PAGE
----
An invariant feature of HIV and SIV pathogenesis is CD4 tropism, mediated by a highly conserved CD4 binding site on the envelope glycoprotein. By focusing infection onto T-cell subsets that provide help for adaptive immunity (e.g. Th1, Th17, Tfh), it is likely that CD4 tropism has profound effects on antiviral immune responses, which are ultimately inadequate to contain viral replication and disease progression. Binding of gp120 to CD4 also has the potential to disrupt CD4's physiologic interaction with HLA class-II on antigen presenting cells, which underlies T-cell immunologic helper functions. We are exploring a highly innovative hypothesis that lentiviruses engineered to retain infectivity while lacking a CD4 binding site and CD4 tropism would be fundamentally altered in their pathogenesis, enabling more potent helper T-cell functions to be generated that are typically not permitted in the context of CD4-tropic infection. An understanding of the possible expansion in the repertoire of antiviral immune responses in this context could be informative for the HIV vaccine field. We have derived a highly CD4-independent variant of SIVmac239 and shown that it is infectious in vitro and in vivo in rhesus macaques even after its CD4 binding site has been ablated. This virus, termed "iMac-?D," replicates to a high acute peak in plasma and is then controlled to elite levels;infects macrophages and other non-T-cell types;does not deplete CD4+ T-cells;spares cortical T-cell regions in nodes;and generates high and sustained levels of neutralizing antibodies long after plasma viremia is cleared. This first non-CD4 tropic primate lentivirus will be evaluated with 4 specific aims: 1) To define and characterize in vivo its pathogenicity, tropism, and qualitative and/or quantitative differences in host humoral and cellular antiviral immune responses compared to CD4-tropic SIVmac239 infection;2) To identify components of the host adaptive immune response responsible for iMac-?D's control and to determine if they can protect animals from a pathogenic heterologous SIV challenge;3) To further examine the effects of CD4 interactions by evaluating pathogenicity and immunological parameters of infection when this virus retains its CD4 binding site;and 4) To extend this approach to an HIV-1 envelope glycoprotein by creating and characterizing in vitro and in vivo a non-CD4 tropic, simian/human immunodeficiency virus (SHIV) that, like iMac- D, can replicate in rhesus PBMCs and macaques while lacking a CD4 binding site. This non-CD4 tropic SHIV will provide a bridge to further studies that will be relevant to anti-HIV-1 immune responses in the setting of CD4+ helper T-cell sparing. These unique viruses and this novel model will enable us to address new and potentially paradigm-shifting themes of HIV and SIV pathogenesis and vaccine design.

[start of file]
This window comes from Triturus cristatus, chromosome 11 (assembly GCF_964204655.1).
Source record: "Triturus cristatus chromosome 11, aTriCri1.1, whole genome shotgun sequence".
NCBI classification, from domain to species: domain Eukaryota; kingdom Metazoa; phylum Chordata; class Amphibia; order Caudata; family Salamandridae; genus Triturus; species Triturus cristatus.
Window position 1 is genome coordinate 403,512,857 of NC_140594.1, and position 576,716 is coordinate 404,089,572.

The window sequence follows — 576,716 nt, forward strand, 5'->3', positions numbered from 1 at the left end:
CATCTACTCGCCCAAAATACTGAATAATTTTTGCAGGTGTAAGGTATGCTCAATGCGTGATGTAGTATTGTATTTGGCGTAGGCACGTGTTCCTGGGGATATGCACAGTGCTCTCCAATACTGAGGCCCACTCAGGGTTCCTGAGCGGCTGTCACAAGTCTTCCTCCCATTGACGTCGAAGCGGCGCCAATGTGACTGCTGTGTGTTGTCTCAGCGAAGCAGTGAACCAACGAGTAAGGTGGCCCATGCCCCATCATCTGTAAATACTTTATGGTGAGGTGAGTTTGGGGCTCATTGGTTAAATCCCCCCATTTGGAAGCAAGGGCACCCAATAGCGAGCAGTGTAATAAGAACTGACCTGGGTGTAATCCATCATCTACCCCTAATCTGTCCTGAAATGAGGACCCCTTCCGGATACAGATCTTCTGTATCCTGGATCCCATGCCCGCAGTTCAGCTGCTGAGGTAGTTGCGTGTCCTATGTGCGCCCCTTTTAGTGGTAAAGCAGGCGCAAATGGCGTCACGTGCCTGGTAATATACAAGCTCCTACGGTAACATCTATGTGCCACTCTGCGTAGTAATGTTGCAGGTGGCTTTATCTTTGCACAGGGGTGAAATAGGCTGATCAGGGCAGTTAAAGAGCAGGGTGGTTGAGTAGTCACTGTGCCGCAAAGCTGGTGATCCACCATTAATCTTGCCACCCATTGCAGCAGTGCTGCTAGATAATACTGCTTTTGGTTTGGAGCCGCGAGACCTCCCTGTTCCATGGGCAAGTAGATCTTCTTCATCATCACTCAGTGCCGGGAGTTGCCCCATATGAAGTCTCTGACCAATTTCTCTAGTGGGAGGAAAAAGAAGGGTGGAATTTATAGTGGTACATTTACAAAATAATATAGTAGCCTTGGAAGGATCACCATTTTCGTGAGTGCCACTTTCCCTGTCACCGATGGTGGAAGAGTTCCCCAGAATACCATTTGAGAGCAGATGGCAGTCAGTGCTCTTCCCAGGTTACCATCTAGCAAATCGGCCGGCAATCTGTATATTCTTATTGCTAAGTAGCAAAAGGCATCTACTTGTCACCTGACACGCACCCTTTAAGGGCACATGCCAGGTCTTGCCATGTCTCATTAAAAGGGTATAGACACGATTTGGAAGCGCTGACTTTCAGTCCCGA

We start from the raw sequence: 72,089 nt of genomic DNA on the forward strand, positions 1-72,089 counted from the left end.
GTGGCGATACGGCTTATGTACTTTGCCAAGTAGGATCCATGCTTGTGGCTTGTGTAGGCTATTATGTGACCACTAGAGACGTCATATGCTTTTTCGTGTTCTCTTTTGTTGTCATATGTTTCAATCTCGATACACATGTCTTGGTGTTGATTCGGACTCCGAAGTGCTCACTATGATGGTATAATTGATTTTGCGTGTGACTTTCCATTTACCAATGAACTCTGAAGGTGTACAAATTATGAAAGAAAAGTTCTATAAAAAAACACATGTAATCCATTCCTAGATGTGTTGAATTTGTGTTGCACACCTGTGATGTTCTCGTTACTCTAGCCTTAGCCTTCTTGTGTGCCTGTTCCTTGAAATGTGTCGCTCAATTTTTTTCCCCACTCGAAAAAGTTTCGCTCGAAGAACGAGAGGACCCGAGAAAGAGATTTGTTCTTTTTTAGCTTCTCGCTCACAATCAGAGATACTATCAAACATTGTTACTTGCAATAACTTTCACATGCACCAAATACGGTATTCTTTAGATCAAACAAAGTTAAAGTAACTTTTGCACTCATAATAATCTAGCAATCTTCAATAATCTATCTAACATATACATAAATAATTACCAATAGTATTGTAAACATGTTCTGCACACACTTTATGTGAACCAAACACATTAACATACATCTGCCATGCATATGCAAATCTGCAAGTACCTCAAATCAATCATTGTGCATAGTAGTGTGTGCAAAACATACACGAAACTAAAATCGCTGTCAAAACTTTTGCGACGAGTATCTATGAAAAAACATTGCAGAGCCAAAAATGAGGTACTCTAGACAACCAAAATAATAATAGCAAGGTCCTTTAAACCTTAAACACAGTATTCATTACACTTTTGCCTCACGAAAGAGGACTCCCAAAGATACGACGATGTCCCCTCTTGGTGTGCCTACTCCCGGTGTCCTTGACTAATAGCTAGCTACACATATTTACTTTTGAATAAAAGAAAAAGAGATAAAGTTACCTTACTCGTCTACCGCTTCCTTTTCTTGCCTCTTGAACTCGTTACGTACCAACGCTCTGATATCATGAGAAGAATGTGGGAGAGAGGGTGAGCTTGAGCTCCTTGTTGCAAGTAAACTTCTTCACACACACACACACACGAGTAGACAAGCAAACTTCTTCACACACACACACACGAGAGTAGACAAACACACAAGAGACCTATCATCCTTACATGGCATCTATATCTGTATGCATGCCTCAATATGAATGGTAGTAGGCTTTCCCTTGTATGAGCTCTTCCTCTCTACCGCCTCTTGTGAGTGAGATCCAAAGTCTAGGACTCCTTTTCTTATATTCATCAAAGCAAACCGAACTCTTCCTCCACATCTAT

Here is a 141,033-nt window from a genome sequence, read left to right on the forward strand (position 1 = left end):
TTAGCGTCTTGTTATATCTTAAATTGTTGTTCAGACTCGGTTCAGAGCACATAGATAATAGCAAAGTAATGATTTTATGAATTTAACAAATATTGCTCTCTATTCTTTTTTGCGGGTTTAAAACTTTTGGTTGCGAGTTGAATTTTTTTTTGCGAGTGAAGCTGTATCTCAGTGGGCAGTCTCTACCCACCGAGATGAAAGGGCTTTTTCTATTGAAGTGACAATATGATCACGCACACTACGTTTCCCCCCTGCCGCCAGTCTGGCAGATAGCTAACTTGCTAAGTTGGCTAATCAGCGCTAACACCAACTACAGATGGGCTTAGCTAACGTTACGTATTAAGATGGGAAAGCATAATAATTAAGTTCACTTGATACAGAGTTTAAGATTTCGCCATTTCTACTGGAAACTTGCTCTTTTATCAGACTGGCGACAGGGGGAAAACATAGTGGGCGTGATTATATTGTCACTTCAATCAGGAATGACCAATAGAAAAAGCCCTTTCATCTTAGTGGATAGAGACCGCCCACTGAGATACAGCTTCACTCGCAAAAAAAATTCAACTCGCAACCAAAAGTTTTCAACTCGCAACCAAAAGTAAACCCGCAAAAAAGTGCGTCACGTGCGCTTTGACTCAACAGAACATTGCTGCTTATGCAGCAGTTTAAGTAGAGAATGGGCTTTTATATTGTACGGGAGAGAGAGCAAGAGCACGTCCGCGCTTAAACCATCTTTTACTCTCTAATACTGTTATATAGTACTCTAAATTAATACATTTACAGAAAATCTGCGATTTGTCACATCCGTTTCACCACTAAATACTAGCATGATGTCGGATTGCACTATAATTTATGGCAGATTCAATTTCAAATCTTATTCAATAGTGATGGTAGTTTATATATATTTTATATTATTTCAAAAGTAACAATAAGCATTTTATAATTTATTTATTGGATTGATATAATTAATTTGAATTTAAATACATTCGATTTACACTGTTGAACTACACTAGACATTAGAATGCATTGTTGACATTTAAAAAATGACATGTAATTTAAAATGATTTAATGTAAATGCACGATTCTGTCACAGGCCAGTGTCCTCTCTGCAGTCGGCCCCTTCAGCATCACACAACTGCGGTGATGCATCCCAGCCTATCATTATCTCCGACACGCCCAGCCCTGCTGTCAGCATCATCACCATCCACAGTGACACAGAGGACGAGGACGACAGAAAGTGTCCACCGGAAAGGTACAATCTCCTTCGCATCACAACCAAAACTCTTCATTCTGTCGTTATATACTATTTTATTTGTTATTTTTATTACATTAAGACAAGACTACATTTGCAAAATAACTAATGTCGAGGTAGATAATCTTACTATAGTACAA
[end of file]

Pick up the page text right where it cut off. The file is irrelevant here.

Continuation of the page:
HIV and SIV target CD4 cells and the CD4 molecule, a property that likely impairs T-helper cell functions and negatively impacts host control of the virus. We have designed the first non-CD4 tropic SIV. Our aims describe plans to characterize this unique model in which antiviral CD4+ helper T-cell functions are expected to occur unimpeded by selective CD4-tropic infection, providing new insights into host immune responses that may impact vaccine design and create new opportunities for pathogenesis research.